Venice - Budapest

Dear friends and family,

Venice is fairly unchanged in the last 10 years (we have been back at least one time since) and we don't really remember too well what it was like 30 years ago, except that it was shabbier and more smelly. The same beautiful buildings are still there in the same place, still beautiful and in a more or less frozen state of decrepitude (at least from 10 years ago), although I'm certain a lot of renovation and repair has been done over the years.

Bob Morgan, Ewa and Felicite could not have been kinder and warmer hosts. We are sorry we never were able to touch base with our friends Franco and Maria Ferrari. We heard from Susan Filter that they are going to Romania also. Maybe we'll run into them there!

Robert Morgan in his studio. (Don helped him document and color correct each of his paintings.)

On the Zattere.

Traffic jam.

We walked all over Venice; hardly ever choosing to take a vaporetto. It is such a pleasure for us to walk, especially in a city like Venice. The little streets and campiellos (small courtyards) are beginning to look familiar. I asked Bob, who has lived in Venice for probably 35 years, if he thought there were any little alleys or campiellos which he hadn't been through in Venice, and he said yes, although not many.

Era and Bob crossing by traghetto, with a somewhat reluctant gondolier.

We went to the Fortuny Museum today, our first visit there. The Fortuny dresses and fabrics were gorgeous. Also, they had an exhibition of samurai armor, always fascinating. I was interested to see them; curious to see the presentation. They had an impressive and very large collection of stunning armor on display. The colors melded beautifully with the Fortuny dresses, capes and hangings. A similar aesthetic. Bob told us that the Fortuny Museum used to be an art school, and that he had met Susan Filter there - long ago.

Our meals with the Morgans have been lovely mostly vegetarian and light suppers; a very nice counterpoint to our mostly heavy Italian pasta and sometimes meat lunches. Our last meal with them was quite amazing and elaborate: a roast guinea hen with a delicious, mouth-watering aroma and flavor, some beautiful organic cabbage, which Ewa had cooked with lots of fresh dill and lemon, baby potatoes, a salad, some of our Imagery wine which he had lugged from California.

We ate early as Don and I had to catch an overnight train to Budapest. I had read on TripAdvisor all sorts of people saying that whatever you do, don't take the overnight train from Venice to Budapest. When Don heard this, he immediately wanted to take it. Bob and others have been teasing us about thieves squirting knockout gas under the doors and through the keyholes, then rifling thru your luggage at their leisure. We also had to go to the ATM machine and gets loads of cash, as we have to pay for our Budapest apartment in cash (euros). Bob also regaled us with a story of visiting Poland and getting pickpocketed by a team of thieves on the bus. (I am typing this on the train right now, and I think Don and I will sleep on our valuables, although I'm really not that worried about it.)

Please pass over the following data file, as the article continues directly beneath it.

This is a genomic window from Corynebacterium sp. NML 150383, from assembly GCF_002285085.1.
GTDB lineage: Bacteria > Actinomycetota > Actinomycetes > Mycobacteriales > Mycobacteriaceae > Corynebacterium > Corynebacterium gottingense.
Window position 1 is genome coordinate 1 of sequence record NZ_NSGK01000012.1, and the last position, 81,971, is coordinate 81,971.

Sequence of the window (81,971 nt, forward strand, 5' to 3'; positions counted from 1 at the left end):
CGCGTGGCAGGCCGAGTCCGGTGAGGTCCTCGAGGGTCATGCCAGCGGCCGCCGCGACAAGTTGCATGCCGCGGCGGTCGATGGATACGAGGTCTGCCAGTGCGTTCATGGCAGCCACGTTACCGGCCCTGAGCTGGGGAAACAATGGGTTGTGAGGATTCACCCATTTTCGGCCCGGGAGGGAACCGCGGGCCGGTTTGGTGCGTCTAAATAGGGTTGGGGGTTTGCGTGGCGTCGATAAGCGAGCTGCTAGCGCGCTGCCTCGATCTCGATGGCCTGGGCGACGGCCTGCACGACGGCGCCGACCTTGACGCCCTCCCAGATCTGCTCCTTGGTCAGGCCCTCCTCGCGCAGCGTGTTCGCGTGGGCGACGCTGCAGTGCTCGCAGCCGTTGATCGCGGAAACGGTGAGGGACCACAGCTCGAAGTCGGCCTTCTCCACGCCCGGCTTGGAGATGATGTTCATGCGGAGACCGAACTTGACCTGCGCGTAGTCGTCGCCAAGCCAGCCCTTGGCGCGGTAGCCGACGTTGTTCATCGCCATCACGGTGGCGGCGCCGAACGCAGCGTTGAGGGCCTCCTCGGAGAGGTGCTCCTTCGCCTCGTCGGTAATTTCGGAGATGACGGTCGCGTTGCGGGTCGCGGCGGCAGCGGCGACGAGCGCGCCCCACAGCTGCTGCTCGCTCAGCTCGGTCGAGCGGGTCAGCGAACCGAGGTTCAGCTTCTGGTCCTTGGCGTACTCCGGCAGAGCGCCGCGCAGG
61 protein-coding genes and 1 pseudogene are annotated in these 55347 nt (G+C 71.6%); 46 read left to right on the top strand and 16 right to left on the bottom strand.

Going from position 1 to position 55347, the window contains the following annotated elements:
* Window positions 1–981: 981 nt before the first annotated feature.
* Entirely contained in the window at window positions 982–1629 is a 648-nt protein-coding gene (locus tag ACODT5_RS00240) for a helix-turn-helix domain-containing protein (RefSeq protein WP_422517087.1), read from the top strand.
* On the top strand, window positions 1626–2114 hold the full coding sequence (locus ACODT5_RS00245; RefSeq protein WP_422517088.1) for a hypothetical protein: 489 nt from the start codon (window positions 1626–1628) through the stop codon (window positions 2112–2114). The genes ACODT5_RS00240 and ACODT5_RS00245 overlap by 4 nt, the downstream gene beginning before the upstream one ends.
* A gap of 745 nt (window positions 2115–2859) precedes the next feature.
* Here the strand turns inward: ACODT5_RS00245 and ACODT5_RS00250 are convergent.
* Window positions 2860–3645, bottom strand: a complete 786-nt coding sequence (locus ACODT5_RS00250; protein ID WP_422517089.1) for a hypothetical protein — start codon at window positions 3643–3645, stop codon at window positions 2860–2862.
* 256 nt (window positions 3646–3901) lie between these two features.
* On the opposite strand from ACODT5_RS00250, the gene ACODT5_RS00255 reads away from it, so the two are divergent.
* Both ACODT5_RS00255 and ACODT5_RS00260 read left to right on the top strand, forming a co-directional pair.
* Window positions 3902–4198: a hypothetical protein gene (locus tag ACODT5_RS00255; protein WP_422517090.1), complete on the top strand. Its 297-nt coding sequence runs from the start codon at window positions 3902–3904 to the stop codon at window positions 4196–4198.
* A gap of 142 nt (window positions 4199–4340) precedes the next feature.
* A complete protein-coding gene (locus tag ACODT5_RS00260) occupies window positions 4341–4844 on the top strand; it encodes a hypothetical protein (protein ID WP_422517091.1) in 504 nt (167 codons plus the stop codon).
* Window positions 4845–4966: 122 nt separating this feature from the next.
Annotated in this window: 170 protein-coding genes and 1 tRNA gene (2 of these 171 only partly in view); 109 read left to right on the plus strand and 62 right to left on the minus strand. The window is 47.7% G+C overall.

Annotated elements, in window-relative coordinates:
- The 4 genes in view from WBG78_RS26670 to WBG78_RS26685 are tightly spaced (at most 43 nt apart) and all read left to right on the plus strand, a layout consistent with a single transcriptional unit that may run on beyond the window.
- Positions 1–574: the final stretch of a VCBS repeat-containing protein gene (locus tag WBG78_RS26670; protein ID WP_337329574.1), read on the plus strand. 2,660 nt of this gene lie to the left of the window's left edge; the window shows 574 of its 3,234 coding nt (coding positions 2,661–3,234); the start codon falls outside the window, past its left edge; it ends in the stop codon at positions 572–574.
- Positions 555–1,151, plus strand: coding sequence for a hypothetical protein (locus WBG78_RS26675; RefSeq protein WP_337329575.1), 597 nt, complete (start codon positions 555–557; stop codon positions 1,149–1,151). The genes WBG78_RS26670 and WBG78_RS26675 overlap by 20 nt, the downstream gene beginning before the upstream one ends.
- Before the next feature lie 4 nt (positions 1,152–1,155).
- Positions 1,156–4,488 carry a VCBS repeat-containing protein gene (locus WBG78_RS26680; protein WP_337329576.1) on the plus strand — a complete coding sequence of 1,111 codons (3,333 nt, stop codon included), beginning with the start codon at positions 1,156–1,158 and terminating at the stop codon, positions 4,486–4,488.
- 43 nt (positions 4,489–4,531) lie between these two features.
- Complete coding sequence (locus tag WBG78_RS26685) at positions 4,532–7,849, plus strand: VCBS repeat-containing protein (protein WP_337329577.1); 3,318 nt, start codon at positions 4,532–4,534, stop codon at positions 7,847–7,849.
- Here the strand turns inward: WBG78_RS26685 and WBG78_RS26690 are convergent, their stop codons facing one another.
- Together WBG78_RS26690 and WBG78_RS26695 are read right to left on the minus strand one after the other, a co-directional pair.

Bob was so kind and insisted on accompanying us to the train station and carrying and wheeling my luggage. It involved wheeling to the vaporetto stop and then making a transfer. Don said he wanted to make sure we caught the train and didn't come back to stay with them for a still longer time.

On the train now in our little private sleeping compartment. Bob laughed when he saw our Hungarian train. He said they had forgotten to open the windows when they had to spit. Quite a contrast to the sleek Austrian train on the other side of the platform. Everything does look a little retro, but clean enough and neat. I stood as our train pulled out of Venice to salute the magical city. It's dark outside and our compartment does make a bit of a rattle. I just closed our door and the conductor admonished me to lock it. There are 2 bolt locks on the door and we are using them both.

No air conditioning or heat; thus the extra scarf as covering.

More later.

We did survive the journey to Budapest with life, limbs and worldly possessions more or less intact, although we were woken by uniformed guards numerous times in the middle of the night. The first was border control as we passed into Slovenia around 3 in the morning; then Croatia about 20 minutes later; then leaving Croatia about an hour and a half later; then Hungary about 10 minutes after that; and shortly following, another Hungarian official inquiring if we had anything to declare. No, surprisingly, we had not managed to pick up anything in Slovenia or Croatia. At each interruption Don's smile became broader and broader. He was so pleased at the absurdity of the situation. Sometimes he is really strange.

Our fabulously comfortable and luxe apartment in Budapest. Movie mavens (Era's movie group), note Leonard Cohen poster to the right.

Much love,

Era and Don